Mortgage rates soar to over 5% – what that means for homebuyers

Mortgage rates rose above 5% for their seventh straight weekly increase. (one)

Mortgage rates rose over 5% this week, marking the seventh consecutive week of hikes in mortgage rates new data by Freddie Mac.

The average 30-year fixed-rate mortgage rose to 5.11% APR in the week ended April 21, according to Freddie Mac’s Primary Mortgage Market Survey. This is an increase from last week’s 5% and last year’s 2.97%.

Other mortgage rates also rose this week. The 15-year mortgage rate has nearly doubled since last year, rising to 4.38%. That’s up from 4.17% last week and 2.29% last year. The five-year Treasury-indexed adjustable-rate (ARM) hybrid mortgage also rose to 3.75%, up from 3.69% last week and 2.83% last year.

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Competition for homebuyers is waning

Although rising interest rates and higher house prices make home ownership more expensive for many homebuyers and also help ease the intense competition in the housing market over the past year.

“Mortgage rates have risen for the seventh straight week as Treasury yields have continued to rise,” said Sam Khater, Freddie Mac’s chief economist. “While spring is typically the busiest season for homebuyers, the rise in interest rates has created some volatility in demand. It remains a seller’s market, but buyers who are still interested in buying a home may find that competition has eased somewhat.”

Right now, the cost of financing a home is 40% higher than it was a year ago, and demand for new homes is visibly cooling, according to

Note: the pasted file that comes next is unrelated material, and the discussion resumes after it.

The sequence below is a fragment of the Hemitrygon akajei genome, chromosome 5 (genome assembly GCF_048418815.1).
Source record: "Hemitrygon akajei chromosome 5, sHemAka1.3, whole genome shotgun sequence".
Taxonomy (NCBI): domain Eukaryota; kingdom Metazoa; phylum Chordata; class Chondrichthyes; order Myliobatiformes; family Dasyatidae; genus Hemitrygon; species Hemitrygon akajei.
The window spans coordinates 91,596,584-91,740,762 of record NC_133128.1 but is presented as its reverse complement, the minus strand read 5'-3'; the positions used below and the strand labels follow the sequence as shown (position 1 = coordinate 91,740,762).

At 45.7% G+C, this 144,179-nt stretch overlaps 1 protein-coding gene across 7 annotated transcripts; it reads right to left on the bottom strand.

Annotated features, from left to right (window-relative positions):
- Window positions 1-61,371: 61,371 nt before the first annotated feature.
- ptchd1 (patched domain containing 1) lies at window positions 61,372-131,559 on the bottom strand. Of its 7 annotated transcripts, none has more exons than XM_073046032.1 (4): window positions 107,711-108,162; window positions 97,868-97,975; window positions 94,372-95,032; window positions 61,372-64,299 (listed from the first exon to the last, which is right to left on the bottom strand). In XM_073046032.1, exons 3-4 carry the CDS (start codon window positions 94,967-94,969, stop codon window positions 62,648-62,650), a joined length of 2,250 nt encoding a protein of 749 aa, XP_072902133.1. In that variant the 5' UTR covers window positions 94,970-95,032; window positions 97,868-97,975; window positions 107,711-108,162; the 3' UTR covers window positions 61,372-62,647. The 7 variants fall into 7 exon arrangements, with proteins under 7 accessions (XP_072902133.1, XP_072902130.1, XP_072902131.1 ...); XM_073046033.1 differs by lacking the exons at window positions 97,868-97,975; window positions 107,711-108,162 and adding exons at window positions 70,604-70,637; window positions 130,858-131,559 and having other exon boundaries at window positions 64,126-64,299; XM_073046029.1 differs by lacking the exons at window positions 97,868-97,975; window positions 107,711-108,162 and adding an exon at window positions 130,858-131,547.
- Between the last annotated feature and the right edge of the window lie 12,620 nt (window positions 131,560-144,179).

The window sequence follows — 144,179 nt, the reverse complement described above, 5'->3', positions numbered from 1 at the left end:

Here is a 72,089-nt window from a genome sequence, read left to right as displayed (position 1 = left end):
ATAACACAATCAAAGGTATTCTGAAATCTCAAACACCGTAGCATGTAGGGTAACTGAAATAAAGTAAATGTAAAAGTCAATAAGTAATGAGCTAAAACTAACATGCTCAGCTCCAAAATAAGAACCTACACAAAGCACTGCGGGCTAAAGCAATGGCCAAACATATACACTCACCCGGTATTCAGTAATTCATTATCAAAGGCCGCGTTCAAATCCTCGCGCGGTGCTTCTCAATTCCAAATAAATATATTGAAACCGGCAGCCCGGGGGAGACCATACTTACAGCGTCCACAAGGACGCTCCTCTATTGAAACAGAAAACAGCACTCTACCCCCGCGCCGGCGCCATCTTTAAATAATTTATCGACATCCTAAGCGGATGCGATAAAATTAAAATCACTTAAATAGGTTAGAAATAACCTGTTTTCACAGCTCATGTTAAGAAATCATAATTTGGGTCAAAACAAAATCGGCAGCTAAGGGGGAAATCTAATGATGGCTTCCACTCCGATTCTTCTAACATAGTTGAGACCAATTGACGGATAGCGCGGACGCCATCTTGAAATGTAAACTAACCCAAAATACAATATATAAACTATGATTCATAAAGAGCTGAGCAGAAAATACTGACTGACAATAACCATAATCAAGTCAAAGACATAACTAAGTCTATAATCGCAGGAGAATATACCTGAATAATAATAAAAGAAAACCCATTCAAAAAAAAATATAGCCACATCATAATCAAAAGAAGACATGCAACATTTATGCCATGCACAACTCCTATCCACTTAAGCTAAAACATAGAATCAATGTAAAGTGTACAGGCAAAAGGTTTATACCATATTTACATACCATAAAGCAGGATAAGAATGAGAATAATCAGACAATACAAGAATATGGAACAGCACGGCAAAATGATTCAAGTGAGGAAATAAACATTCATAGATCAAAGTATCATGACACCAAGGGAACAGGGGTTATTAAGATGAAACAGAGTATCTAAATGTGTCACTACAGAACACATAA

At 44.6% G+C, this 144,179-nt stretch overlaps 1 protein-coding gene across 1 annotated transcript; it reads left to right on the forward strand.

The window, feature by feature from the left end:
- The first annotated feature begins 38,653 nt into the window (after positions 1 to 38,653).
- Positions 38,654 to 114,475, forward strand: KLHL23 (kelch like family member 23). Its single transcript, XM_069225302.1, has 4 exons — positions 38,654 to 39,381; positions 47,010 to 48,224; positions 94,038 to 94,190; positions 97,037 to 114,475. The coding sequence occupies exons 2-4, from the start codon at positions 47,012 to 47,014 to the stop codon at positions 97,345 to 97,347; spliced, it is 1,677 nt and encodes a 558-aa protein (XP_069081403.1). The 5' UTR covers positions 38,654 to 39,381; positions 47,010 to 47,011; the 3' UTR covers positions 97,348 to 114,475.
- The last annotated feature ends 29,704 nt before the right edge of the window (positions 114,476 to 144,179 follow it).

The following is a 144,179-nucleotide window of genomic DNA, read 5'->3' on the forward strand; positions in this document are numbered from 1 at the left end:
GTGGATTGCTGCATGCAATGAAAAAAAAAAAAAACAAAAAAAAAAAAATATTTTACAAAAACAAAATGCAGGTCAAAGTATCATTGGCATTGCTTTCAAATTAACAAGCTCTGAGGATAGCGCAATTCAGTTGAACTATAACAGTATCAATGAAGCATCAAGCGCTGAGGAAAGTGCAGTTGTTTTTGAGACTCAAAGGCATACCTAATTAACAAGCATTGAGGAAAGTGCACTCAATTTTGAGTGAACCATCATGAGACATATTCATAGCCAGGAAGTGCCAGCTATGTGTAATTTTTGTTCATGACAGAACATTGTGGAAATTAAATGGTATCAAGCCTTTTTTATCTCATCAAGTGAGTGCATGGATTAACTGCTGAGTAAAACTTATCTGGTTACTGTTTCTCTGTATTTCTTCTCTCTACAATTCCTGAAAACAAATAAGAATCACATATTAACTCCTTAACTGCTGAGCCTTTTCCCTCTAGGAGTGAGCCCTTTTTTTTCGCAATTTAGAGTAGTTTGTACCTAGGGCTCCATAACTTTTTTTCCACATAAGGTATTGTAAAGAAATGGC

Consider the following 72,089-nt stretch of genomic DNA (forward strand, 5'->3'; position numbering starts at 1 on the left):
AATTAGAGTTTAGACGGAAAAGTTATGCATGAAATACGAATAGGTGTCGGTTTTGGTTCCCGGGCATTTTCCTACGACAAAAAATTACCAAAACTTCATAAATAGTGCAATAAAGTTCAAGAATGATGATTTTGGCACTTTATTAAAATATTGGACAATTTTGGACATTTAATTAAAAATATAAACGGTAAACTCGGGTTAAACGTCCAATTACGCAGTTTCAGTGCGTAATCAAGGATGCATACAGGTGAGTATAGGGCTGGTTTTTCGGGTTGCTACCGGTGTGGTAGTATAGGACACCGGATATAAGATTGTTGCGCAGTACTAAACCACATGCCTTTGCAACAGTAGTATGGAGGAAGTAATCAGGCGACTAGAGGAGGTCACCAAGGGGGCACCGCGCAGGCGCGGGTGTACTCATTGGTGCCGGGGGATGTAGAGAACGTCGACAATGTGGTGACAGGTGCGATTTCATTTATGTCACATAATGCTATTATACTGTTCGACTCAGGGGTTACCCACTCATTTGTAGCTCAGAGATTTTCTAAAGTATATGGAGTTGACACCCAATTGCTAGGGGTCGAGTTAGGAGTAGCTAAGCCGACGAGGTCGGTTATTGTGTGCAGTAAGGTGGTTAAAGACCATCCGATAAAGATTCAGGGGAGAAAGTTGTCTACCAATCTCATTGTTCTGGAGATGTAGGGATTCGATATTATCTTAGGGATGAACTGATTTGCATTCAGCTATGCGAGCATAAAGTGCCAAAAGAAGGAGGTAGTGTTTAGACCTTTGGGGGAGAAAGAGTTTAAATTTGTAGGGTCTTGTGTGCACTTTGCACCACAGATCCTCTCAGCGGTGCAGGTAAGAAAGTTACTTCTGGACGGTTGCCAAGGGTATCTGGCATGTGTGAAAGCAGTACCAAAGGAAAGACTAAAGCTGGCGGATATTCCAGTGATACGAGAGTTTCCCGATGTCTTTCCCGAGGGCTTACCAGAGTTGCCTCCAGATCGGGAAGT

“While wages are rising sharply due to severe labor market shortages, they continue to lag rapid inflation,” said George Ratiu, manager of economic research at “Buyers who couldn’t secure their interest rate can’t afford the much higher payment for today’s homes.”

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Mortgage rates continue to rise

Mortgage rates are expected to continue rising as the Federal Reserve plans increase prices up to three times in 2022 and more in 2023.

“As consumer prices continue to rise, markets expect long-term interest rates to rise in the short term,” Ratiu said. “Additionally, the Fed’s forward guidance calls for a stronger increase in its short-term interest rate coupled with a possible reduction in balance sheet assets by mid-year.

“Both monetary measures will result in higher borrowing costs for credit cards, auto and personal loans, and mortgages,” he said. “Markets are also pricing in a likely 50 basis point hike at the next central bank meeting on May 4th, so we expect mortgage rates to continue to rise.”

If you want to take advantage of interest rates before they rise further, you can consider refinancing your mortgage. To see if this is the right option for you, you can do this Visit Credible to speak to a home loan expert and get all your questions answered.

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Virginia C. Taylor